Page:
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Linking Villages: A Road to Development

The views expressed are those of the author and do not necessarily reflect the views of ASPA as an organization.

By Pooja Paswan
June 26, 2021

“The soul of India lives in its villages.”
— Mahatma Gandhi

Rural road connectivity is a key component of rural development. It promotes access to economic and social services, thereby generating increased agricultural productivity, non-agricultural employment as well as non-agricultural productivity. This in turn expands rural growth opportunities and real income, creating the circumstances to reduce poverty. A robust and efficient infrastructure network is a sine qua non for the vigorous and inclusive growth of any economy. The economy is able to attain high levels of efficiency and is able to compete in the global market only if there is an adequate infrastructural support.

How does rural road connectivity impact the economy?

A 1999 study by Fan et al. carried out by the International Food Policy Research Institute on linkages between government expenditure and poverty in rural India has revealed that an investment of Rs 1 crore in roads lifts 1650 poor persons above the poverty line. Public investment on roads impacts rural poverty through its effect on improved agricultural productivity, higher non-farm employment opportunities and increased rural wages. Improvement in agricultural productivity not only reduces rural poverty directly by increasing the income of poor households. It also causes decline in poverty indirectly by raising agricultural wages and lowering food prices (since poor households are net buyers of food grains).

Similarly, increased non-farm employment and higher rural wages also enhance incomes of the rural poor and consequently, reduce rural poverty. This study estimated that while the “productivity effect” of government spending on rural roads accounts for 24% of total impact on poverty, increased non-farm employment accounts for 55% and higher rural wages account for the remaining 31%. Further, of the total productivity effect on poverty, 75% arises from the direct impact of roads in increasing incomes, while the remaining 25% arises from lower food prices (15%) and increased wages (10%). Similar results are found in other developing countries.

Status of Rural Roads in India

Roads in India are classified under a time-honored system into National Highways (NHs), State Highways (SHs), Major District Roads (MDRs), Other District Roads (ODRs) and Village Roads (VRs), with well-recognized standards for construction and maintenance laid out in respect to each category. Generally speaking, there are clearly understood demarcations of responsibility in terms of governmental offices expected to deal with each category. However, while the activity mapping for NHs and SHs is clear cut, with respect to MDRs, ODRs and VRs, these distinctions are blurred.

In many states, though local governments are assigned responsibilities with respect to ODRs and VRs, a plethora of agencies and line departments undertake formation and repairs of roads. These include the state government’s PWD wing, the Agricultural Produce Marketing Committees (APMCs), parallel bodies created by multilateral agencies, Forest Department and Development Authorities and so on. There are several general funds that are used for roads, apart from special schemes tied to specific road projects. Thus, roads are repaired using Sampoorna Grameen Rozgar Yojana (SGRY), scarcity relief funds and untied funds devolved by states.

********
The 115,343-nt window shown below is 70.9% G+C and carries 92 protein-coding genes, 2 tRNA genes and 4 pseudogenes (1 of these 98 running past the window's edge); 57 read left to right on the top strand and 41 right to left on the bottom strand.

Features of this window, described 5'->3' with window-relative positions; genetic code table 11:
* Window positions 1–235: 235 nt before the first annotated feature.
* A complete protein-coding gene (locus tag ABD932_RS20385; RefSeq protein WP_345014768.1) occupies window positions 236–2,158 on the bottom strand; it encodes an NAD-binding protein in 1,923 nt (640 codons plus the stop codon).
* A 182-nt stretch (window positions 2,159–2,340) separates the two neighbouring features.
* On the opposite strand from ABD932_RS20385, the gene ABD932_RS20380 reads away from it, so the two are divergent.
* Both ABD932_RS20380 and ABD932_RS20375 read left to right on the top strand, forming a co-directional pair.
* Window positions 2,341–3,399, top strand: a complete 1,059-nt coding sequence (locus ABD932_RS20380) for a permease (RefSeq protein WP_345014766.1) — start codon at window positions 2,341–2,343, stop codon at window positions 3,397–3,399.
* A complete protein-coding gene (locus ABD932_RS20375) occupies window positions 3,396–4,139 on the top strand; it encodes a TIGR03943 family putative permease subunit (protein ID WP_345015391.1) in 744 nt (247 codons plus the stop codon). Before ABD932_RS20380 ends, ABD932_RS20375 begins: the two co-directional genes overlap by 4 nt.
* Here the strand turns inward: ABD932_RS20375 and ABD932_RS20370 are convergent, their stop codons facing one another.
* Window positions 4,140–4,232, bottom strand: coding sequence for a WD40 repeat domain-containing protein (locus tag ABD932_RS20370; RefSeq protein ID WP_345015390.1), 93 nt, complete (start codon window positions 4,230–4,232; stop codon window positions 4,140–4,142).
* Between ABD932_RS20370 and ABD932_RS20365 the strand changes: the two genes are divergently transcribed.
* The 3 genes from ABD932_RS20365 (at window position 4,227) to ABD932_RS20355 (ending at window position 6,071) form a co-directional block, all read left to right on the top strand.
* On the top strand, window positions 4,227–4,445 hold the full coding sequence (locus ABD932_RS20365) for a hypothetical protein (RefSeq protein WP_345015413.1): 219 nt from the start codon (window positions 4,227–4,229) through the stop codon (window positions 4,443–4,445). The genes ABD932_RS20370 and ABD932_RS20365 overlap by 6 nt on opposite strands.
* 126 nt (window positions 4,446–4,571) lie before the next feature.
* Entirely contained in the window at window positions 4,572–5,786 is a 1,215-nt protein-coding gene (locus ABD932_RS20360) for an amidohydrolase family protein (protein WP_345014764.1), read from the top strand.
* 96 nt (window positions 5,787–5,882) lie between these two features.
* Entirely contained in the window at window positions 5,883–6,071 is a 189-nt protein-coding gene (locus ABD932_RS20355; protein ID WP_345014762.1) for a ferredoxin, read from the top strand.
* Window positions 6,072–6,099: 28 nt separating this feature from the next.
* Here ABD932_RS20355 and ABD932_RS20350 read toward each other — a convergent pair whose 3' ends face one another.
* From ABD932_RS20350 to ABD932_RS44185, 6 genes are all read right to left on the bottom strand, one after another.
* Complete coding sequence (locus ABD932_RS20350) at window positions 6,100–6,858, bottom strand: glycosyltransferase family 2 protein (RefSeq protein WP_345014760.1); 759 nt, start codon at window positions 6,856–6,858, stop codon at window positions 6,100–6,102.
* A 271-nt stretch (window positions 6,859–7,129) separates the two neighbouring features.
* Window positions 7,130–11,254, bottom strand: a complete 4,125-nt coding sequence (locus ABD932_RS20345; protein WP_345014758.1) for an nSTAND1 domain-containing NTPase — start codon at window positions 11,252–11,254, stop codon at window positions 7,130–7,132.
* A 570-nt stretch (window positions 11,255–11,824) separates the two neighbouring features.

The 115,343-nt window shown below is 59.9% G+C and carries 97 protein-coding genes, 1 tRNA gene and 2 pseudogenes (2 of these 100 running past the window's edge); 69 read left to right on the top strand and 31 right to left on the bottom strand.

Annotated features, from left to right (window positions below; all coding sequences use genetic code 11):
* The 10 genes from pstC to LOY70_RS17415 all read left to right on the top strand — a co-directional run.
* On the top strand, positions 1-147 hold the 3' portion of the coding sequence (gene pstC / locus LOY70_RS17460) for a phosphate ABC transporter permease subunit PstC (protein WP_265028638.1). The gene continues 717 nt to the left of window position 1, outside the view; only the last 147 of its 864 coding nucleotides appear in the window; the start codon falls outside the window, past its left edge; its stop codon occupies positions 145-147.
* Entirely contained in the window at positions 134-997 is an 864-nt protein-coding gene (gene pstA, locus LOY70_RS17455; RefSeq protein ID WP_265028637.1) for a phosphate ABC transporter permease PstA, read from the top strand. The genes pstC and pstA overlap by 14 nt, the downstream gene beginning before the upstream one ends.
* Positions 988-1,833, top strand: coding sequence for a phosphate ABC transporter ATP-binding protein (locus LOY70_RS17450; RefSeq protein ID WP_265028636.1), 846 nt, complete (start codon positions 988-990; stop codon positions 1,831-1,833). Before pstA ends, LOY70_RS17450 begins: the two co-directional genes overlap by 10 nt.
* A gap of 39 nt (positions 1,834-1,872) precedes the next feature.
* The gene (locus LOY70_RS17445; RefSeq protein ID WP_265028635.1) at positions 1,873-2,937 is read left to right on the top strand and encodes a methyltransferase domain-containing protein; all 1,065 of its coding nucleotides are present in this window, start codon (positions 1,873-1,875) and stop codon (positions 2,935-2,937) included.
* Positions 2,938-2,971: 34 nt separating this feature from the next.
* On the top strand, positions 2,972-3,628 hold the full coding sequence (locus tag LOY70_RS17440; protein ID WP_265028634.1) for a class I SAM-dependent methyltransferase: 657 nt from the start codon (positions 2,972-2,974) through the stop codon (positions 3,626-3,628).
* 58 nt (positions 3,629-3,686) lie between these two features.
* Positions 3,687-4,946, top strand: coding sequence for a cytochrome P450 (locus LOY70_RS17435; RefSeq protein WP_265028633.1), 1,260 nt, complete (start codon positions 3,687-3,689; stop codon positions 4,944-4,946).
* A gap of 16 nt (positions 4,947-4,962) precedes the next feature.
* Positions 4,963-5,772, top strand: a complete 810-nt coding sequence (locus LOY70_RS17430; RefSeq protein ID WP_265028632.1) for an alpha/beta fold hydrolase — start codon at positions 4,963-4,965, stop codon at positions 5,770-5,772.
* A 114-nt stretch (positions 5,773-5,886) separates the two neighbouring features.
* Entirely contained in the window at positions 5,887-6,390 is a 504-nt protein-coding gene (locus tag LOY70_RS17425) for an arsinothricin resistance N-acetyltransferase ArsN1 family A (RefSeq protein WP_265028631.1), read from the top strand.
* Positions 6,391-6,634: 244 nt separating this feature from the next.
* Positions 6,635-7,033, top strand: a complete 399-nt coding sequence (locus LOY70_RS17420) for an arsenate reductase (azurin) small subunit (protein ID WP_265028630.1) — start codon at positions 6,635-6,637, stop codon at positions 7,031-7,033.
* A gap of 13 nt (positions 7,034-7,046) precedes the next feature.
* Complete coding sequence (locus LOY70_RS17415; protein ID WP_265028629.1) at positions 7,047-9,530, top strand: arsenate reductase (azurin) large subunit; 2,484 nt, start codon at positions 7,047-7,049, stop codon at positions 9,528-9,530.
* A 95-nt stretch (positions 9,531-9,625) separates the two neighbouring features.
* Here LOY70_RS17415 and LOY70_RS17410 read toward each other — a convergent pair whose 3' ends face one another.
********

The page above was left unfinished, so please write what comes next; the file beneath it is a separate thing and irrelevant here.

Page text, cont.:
What is the purpose of an all-weather rural road?

India has a rural road network of about 2.7 million km developed with an investment of almost Rs 35,000 crore, estimated to have a replacement value of about Rs 180,000 crore. This constitutes over 80% of the total road network, however, about a million km length of the road does not meet the technical standards required.

An all-weather rural road brings various benefits to the villagers along its route. As producers, they will enjoy higher net prices for their marketed surpluses and as consumers, they will pay less for urban goods. If there is no school in the village, those children who already attend one elsewhere will spend less time travelling to and fro, and those who did not attend earlier may do so now. The rural road will provide easy access to medical facilities in terms of emergencies and will help increase institutional deliveries and access to primary healthcare.

Where do we stand?

In a developing country like India where 73% of the population lives in rural areas, we need a very structured planning procedure for developmental activities and infrastructure facilities in rural areas. Rural roads are an integral part of rural development. They stimulate overall development by providing access to economic and social infrastructure. Finally, it needs to be noted that the planning process dynamic and needs temporal modification as per the requirements of the people involved. We need to identify the basic hindrance in the policy and use the best possible way to address it. A government does not become popular or unpopular on the basis of its policy—Rather, it solely depends on the manner in which the policy is implemented.


Author: Pooja Paswan is currently enrolled at the John.F. Kennedy School of Government, Harvard University. She is an Assistant Professor in the Department of Political Science at Jamia Millia Islamia University, New Delhi, India. She has Ph. D in Public Administration and specializes in Public Policy. She was recipient of the ASPA 2019 Founders Fellow. She has worked extensively in the area of development administration and policy. She can be reached at https://jmi.academia.edu/PoojaPaswan and [email protected]. Twitter @poojapaswan

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